Round Bead v. “V” Bead

I shouldn’t have to convince any of you which is the better bead application for auto glass adhesive, but just as I thought that every one used the “V” bead, here comes a video to prove that the round bead is alive and well in the realm of auto glass installation. The video I’m talking about is the video that has been broadcast by KVOR in Sacramento on the program Call Kurtis Investigates http://www.safewindshields.com/. In it, the installer uses the round bead and the technique of holding the gun above the pinchweld and laying it in place as a means of applying the urethane to the vehicle. It is for “show” and not for the good of the installation.  I have seen this all over the country and the technique is meant to impress the watcher and, as misguided as it is, to show how talented the installer is.

The history of round beads goes back before the windshield’s role changed in 1973. In the good ol’ days, there was no urethane, only butyl tape. Butyl tapes were sold in round and rectangular shapes. Most installers at the time used the round shape because it sealed better and water leaks were less likely to occur. Then, when urethane was introduced in tubes with tapered cone-shaped tips, the obvious dispensed bead would be round.

Once the urethane adhesives became the norm in auto glass adhesion, the proper application procedures were then taught from vehicle manufacturers, adhesive manufacturers and training professionals. Adhesive manufacturers even started putting pre-cut “V” tips in with their products. That didn’t stop the old timers. They just cut off the tip down to the round portion of the tip and applied their round bead just like before. No matter how much you told them that the “V” bead was better, they didn’t want to hear it.

I remember a training course I gave where one of my students demanded that the round bead was better. He said he had done hundreds, if not thousands, of installations with round beads and “he never had a problem.” Sound familiar? He even bet me a beer that his way was better than the “V” beaded. Well, you know where this was going. During the hands-on portion of the training, we tried my way of applying the bead and his way. Then we water tested the installations and, lo and behold, his installation leaked in three spots and mine did not leak at all. He also used almost twice as much adhesive as I did. That beer sure tasted good.

The “V” bead is almost a fail-safe way of applying adhesive. As long as it is high enough it can be wobbly or crooked, but if the tip touches the underside of the glass, it will seal and bond.  Plus, the triangle morphs into a perfect sealing rectangle when properly decked.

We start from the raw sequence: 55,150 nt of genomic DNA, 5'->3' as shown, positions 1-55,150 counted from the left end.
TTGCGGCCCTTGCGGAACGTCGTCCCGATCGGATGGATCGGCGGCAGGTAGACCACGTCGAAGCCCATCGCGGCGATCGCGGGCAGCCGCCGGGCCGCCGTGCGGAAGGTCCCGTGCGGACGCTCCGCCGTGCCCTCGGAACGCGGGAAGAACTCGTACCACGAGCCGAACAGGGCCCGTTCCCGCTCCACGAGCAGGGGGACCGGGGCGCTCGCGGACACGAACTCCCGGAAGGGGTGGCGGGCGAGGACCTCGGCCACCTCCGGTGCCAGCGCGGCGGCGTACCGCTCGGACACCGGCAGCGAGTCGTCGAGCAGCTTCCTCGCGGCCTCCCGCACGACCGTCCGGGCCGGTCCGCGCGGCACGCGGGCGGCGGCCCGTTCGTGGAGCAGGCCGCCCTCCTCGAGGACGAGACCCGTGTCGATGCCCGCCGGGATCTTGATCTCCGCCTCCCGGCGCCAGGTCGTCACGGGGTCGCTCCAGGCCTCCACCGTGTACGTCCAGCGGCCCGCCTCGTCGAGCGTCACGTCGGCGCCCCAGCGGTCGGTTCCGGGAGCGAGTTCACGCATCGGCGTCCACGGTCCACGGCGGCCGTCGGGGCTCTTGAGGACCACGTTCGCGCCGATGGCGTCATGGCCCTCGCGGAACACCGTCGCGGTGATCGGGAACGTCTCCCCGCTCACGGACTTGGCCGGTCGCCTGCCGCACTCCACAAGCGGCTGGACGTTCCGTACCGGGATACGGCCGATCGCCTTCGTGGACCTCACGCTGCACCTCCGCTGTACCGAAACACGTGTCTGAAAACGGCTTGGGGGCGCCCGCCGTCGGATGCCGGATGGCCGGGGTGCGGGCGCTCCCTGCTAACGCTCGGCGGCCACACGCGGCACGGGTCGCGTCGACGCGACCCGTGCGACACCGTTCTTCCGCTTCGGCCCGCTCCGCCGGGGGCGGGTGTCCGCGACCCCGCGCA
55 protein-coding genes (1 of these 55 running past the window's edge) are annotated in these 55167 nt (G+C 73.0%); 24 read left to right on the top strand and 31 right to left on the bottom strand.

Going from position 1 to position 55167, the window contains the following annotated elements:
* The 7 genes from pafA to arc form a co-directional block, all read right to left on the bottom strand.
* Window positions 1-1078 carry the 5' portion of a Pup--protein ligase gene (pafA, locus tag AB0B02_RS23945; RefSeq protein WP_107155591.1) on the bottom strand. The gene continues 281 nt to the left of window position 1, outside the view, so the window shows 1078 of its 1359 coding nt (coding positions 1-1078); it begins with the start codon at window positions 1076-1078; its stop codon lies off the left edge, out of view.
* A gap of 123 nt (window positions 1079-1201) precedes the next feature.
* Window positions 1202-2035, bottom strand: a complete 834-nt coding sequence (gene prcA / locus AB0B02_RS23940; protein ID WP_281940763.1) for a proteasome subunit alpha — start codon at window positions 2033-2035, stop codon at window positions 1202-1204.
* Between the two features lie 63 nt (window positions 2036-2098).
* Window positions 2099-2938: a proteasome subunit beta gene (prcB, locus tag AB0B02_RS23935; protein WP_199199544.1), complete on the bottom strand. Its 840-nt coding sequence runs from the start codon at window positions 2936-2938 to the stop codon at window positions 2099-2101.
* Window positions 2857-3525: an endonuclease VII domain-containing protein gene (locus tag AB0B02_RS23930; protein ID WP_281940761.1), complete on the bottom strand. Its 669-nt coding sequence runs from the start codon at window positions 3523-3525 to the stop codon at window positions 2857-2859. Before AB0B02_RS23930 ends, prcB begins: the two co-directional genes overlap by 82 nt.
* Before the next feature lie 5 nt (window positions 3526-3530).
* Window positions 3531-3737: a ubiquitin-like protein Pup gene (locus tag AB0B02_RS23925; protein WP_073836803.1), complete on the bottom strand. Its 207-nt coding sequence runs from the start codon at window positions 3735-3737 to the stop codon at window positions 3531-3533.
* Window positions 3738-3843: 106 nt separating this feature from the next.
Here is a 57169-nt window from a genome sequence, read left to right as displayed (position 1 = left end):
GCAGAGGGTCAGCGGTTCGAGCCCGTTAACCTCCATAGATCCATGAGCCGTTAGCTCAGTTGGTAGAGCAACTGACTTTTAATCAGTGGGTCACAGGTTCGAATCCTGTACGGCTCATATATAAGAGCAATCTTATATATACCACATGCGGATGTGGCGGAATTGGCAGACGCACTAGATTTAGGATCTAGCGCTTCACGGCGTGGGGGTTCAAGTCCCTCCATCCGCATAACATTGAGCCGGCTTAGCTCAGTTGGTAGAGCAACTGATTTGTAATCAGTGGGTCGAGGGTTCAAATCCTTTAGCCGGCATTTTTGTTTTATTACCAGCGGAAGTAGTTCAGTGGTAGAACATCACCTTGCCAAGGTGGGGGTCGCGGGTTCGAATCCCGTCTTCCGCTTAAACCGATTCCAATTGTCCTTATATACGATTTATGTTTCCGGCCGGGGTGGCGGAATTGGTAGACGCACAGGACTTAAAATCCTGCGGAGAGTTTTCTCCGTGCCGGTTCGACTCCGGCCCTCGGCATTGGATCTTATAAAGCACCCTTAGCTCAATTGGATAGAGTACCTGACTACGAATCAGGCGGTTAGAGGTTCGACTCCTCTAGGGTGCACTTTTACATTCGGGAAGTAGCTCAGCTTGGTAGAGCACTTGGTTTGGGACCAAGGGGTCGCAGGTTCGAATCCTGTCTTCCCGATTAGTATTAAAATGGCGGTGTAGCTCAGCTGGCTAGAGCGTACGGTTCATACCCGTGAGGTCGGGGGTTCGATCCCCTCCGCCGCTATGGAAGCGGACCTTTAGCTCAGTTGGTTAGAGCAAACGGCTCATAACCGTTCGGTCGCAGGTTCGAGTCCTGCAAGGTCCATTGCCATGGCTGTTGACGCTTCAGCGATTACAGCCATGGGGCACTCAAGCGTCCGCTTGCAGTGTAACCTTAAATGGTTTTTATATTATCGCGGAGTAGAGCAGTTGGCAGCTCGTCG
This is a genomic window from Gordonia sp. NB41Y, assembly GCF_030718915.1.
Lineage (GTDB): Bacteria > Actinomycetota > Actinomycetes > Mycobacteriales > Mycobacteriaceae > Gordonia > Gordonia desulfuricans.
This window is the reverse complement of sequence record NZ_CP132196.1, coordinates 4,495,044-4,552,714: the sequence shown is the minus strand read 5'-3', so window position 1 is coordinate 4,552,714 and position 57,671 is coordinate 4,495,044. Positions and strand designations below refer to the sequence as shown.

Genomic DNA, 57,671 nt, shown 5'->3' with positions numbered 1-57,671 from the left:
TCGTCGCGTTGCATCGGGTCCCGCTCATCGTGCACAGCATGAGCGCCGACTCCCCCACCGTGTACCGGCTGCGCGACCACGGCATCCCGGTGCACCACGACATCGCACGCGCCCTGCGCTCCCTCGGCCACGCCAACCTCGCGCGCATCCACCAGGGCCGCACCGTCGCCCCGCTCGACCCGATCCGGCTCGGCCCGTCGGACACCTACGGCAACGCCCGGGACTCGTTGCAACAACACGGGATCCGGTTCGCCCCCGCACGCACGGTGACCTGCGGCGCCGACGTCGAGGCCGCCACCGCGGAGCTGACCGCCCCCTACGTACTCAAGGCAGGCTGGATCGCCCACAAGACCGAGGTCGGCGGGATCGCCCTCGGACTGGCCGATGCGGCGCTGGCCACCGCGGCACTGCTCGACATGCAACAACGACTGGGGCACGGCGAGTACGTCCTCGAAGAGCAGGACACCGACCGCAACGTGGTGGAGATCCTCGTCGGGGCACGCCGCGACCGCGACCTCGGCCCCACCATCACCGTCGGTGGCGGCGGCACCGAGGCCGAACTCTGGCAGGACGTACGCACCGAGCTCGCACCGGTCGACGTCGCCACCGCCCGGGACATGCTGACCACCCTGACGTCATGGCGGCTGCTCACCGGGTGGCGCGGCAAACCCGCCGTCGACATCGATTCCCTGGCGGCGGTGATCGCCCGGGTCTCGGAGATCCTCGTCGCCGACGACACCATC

The most important part of using a “V” over a round bead is the increased bonding between the two surfaces. Let me illustrate with some relatively simple pictures.

When a round bead is used the round shape can only be made into an oval shape. Notice the area of bonding on figure 1.

The “V” bead when applied maximizes the bonding area and does not change with the pressure of decking. Notice the area of bonding on figure 2.

Here are the procedures for applying urethane to either the glass or the pinchweld.

  • Cut or adjust the “V” bead to the proper width and height.
    • Cut the tip to be the width of the existing OE urethane bead. Do not cut the tip at a 45 degree angle. This will not allow for proper application.
    • Cut the “V” equal to and slightly greater than the height of the wall of the pinchweld. Use the top “L” shaped pinchweld to make your measurements. The side (“A” pillar) pinchweld is not consistent and may give you a false measurement.
    • If you are applying the bead to a clipped moulding style vehicle, cut the “V” bead equal to or slightly higher than the height of the clip. Then set the glass and use the mouldings as a measuring device and decking device at the same time. While you push down with the mouldings to engage the clip you are simultaneously decking the glass to the proper height. Once the clip is engaged, stop pushing down on the glass. This will eliminate a gap between the glass surface and the moulding.
  • Apply the urethane with the caulk gun positioned 90 degrees to the surface (perpendicular). This causes the adhesive to be applied to the surface and not laid on the surface. Laid adhesive can cause leaks because it can bridge gaps or depressions on the surface. Applied adhesives assure that any imperfections on the surface are filled and the “V” is facing upward ready for the next surface to meet it.
  • Before setting the glass make sure that any seams caused by the application are paddled together and a “V” shape is replicated.

If you out there are still using the round bead, stop. I guarantee that your callbacks will be reduced when you properly use a “V” bead application.